The String of Tears (Senecio herreianus or Curio herreianus) is an interesting succulent plant hailing from Namibia in South Africa.
This member of the Asteraceae family is a tender perennial succulent desired for its creeping stems and attractive, tear-shaped foliage.
This plant is a close relative of Senecio rowleyanus (String of Pearls Plant) and Senecio Radicans (String of Bananas Plant).
The plant’s genus name, Senecio (sen-NEESH-shee-oh) is Latin and means “old man”.
This is a reference to the hairy aspects of the blooms.
The specific epithet, herreianus (her-ray-ee-AY-nus) honors botanist, Hans Herre, who was an expert on the topic of South African succulents.
Common names for this plant include:
- String of Watermelons
- String of Raindrops
- Gooseberry Plant
- String of Beads
- String of Tears
String of Tears Care Guide
Size & Growth
- The String of Tears is typically a low growing, trailing plant.
- Stems may attain a length of one foot in ideal circumstances.
- The String of Tears has trailing stems ranging in shade from green to purple.
- The stems are fairly stiff and can grow to be more than a foot long.
- They have a trailing or creeping growth habit depending upon how they’re planted.
- The leaf shape is of a teardrop or raindrop.
- They are equipped with clear leaf windows allowing more light to get in.
- When you peek in the window, you will see the interior of the leaf has very fine purple stripes.
- When the plant is grown in bright sunlight, the purple hues of the stems and leaves will become darker.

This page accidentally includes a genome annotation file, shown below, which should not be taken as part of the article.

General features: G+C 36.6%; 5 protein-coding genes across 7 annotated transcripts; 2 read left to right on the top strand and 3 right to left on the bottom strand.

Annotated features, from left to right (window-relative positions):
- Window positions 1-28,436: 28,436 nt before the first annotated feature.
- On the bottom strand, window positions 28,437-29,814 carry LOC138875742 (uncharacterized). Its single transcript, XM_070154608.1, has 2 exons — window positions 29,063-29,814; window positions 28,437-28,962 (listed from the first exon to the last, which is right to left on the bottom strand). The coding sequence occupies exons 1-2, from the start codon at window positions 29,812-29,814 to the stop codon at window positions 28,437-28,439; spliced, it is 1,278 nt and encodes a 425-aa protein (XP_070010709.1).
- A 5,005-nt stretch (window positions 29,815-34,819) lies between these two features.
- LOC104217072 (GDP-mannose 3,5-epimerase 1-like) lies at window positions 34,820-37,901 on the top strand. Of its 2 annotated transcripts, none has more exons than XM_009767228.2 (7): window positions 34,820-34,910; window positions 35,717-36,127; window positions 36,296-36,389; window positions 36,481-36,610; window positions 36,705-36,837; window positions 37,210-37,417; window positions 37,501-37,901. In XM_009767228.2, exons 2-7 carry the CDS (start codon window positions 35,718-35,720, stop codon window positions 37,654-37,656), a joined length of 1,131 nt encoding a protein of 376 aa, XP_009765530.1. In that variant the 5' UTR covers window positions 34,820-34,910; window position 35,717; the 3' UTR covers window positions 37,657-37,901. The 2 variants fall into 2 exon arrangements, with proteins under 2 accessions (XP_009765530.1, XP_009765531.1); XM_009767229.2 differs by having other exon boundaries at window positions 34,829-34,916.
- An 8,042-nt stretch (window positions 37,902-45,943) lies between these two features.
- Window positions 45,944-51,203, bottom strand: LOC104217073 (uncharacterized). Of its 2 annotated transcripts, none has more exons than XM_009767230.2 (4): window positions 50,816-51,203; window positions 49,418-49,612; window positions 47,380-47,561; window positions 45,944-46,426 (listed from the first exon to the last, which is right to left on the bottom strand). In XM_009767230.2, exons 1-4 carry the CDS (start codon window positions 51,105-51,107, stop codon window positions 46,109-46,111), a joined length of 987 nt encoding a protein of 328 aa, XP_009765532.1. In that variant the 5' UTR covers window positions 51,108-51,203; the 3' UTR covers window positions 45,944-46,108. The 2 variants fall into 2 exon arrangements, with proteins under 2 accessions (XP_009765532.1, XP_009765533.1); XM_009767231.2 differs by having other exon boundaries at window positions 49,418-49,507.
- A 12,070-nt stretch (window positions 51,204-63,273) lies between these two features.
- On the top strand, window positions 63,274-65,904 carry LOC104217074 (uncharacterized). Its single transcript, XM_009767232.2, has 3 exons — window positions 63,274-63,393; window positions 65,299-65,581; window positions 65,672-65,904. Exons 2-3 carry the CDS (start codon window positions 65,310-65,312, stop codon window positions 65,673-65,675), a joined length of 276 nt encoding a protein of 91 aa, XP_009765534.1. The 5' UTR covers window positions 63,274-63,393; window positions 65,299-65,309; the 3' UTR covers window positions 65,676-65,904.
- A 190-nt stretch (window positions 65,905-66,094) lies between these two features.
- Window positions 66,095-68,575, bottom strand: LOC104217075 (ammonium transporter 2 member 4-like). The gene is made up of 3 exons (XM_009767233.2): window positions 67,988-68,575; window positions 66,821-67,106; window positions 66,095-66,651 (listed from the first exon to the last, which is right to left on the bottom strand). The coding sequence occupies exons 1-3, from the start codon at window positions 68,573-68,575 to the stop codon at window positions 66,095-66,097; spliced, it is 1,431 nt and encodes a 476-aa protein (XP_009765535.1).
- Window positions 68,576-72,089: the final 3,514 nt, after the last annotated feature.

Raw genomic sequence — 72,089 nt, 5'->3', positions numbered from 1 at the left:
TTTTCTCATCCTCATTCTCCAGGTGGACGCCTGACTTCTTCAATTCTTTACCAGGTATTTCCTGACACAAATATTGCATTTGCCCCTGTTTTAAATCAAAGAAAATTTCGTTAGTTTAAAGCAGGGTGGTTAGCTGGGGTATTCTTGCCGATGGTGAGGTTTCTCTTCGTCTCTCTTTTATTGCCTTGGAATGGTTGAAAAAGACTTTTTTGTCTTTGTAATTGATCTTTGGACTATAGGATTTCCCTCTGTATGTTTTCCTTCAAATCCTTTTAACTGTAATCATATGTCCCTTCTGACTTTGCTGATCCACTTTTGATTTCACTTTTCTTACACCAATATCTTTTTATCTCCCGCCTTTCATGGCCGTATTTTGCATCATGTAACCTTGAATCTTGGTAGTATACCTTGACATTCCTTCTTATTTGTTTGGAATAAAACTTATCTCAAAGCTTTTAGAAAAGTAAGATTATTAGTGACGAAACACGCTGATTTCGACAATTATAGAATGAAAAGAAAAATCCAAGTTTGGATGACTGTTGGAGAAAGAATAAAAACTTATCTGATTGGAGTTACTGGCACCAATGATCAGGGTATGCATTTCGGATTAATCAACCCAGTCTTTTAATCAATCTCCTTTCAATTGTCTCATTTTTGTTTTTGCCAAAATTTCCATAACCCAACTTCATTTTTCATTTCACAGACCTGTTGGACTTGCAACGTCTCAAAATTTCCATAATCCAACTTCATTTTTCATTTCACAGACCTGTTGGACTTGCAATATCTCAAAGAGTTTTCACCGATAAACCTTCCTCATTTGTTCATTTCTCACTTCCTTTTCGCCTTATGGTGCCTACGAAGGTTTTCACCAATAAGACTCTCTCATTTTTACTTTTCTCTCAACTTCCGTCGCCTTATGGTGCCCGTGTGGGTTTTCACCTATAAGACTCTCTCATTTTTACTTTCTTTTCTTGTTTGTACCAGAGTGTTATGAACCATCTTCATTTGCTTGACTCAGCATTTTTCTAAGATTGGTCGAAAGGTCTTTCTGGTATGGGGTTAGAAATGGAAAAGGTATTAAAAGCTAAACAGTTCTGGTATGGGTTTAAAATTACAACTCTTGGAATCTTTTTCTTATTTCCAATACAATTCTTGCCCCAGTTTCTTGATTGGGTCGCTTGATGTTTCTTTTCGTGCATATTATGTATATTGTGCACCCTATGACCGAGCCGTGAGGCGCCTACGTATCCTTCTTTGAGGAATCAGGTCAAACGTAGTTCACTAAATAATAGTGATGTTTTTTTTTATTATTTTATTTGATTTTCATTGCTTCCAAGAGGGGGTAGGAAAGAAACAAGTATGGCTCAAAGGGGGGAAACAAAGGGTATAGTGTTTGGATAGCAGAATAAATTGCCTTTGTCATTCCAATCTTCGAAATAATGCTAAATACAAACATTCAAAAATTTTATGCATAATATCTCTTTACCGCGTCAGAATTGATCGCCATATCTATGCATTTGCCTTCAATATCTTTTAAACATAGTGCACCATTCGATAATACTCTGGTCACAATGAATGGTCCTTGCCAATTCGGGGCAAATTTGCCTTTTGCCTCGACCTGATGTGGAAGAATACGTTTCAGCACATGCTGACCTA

Flowering & Fragrance
Senecio herreianus String of Tears produces cinnamon-scented, trumpet-shaped white flowers during the spring and summer.
Light & Temperature
The String of Tears does best in partial shade or indirect bright light rather than in the full direct sunlight.
As a houseplant, it does well in an east-facing or west-facing sunny window.
If you’re growing the plant outdoors, you should bring it in before the cold months of winter.
Alternately, if you’re growing it as a groundcover, take cuttings to keep indoor plants as houseplants and return them to the outdoors when winter is over.
Watering & Feeding
- All plants of this type are adapted to live in fairly arid environments.
- They are able to store water in their stems and leaves for long periods of time.
- Water as you would any trailing succulent or cacti sedum.
- Wait until the soil is almost entirely dry and then water very deeply.
- Allow water to run through the soil and out of the drainage hole of the container.
- Fertilize these succulents once a year during the summer.
- Use a weak solution of a balanced, water-soluble fertilizer.